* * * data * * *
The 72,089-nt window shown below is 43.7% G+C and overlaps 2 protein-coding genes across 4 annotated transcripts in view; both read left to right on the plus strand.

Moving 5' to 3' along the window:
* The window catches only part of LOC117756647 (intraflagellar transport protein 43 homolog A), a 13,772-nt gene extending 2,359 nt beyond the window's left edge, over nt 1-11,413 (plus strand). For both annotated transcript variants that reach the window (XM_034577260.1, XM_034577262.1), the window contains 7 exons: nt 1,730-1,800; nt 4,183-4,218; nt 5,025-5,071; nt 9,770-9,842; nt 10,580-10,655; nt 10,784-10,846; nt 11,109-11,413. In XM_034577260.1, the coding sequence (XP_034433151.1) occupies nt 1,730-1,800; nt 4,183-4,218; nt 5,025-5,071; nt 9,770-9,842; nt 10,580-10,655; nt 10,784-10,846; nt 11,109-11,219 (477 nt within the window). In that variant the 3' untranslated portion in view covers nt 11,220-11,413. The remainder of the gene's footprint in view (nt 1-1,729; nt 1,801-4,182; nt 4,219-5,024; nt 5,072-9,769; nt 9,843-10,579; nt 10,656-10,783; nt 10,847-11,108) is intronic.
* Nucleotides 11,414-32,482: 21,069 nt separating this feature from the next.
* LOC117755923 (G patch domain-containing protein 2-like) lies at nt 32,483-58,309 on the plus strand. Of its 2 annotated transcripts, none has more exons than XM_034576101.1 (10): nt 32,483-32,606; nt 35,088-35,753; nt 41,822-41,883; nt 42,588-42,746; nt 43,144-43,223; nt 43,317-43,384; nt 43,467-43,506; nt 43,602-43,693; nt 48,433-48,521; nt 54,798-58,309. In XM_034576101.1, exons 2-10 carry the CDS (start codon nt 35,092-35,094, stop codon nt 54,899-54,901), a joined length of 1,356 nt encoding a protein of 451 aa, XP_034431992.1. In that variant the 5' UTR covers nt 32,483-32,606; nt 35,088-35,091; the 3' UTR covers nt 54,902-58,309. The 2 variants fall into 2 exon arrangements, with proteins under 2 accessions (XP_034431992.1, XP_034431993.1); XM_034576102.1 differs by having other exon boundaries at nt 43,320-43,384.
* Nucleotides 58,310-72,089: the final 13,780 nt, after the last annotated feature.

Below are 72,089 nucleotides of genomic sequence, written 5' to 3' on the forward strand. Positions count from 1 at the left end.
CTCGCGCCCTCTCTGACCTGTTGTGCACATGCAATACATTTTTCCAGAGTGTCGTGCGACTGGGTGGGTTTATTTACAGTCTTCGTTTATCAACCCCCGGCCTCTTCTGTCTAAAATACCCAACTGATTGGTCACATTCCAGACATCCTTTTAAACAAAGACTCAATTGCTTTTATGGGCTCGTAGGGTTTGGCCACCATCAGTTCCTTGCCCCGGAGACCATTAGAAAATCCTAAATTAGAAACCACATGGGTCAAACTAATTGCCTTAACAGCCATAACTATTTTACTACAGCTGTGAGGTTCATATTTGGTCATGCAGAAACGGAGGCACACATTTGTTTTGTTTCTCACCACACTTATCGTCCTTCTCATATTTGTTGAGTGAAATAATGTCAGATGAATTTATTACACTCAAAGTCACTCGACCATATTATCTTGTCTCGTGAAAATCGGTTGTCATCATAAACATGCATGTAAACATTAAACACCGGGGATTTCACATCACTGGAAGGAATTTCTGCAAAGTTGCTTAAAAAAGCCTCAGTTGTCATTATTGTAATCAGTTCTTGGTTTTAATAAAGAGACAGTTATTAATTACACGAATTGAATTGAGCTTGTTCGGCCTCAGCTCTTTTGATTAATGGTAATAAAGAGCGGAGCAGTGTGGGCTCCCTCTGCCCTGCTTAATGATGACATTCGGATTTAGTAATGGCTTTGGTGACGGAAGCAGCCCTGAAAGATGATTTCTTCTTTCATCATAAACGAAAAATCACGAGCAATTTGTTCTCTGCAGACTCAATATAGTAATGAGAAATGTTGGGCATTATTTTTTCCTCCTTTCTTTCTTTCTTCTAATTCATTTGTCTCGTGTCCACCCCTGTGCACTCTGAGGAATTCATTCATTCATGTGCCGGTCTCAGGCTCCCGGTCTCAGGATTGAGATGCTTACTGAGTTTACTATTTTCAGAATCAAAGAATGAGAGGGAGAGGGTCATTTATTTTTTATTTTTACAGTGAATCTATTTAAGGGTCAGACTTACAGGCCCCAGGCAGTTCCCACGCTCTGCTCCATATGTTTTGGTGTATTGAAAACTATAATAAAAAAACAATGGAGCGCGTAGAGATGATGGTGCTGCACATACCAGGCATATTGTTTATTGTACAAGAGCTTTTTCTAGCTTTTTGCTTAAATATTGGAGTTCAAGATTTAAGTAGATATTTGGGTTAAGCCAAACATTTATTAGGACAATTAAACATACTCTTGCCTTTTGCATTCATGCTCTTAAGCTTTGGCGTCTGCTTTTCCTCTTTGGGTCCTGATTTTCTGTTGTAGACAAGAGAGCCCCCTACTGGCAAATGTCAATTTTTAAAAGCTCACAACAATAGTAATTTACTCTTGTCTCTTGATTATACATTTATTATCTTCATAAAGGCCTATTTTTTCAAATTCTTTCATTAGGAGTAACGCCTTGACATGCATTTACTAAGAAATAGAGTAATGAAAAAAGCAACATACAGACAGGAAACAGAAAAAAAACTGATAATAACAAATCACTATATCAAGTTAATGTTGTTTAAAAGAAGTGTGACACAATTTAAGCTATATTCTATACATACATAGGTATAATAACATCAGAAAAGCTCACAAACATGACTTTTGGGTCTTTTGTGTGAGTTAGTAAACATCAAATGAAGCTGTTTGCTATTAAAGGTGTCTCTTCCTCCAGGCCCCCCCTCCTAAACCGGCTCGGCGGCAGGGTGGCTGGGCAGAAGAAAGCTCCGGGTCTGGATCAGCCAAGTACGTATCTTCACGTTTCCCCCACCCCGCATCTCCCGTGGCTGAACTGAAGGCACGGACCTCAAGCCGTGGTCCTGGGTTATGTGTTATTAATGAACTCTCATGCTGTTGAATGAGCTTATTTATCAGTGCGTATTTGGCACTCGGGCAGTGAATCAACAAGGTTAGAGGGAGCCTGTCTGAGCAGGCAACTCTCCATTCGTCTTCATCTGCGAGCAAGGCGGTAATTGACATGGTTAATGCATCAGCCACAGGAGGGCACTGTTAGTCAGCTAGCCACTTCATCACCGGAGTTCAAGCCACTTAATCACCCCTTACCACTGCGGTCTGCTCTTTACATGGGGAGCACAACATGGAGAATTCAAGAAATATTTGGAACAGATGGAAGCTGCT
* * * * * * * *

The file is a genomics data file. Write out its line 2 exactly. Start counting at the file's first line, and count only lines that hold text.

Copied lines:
Moving 5' to 3' along the window: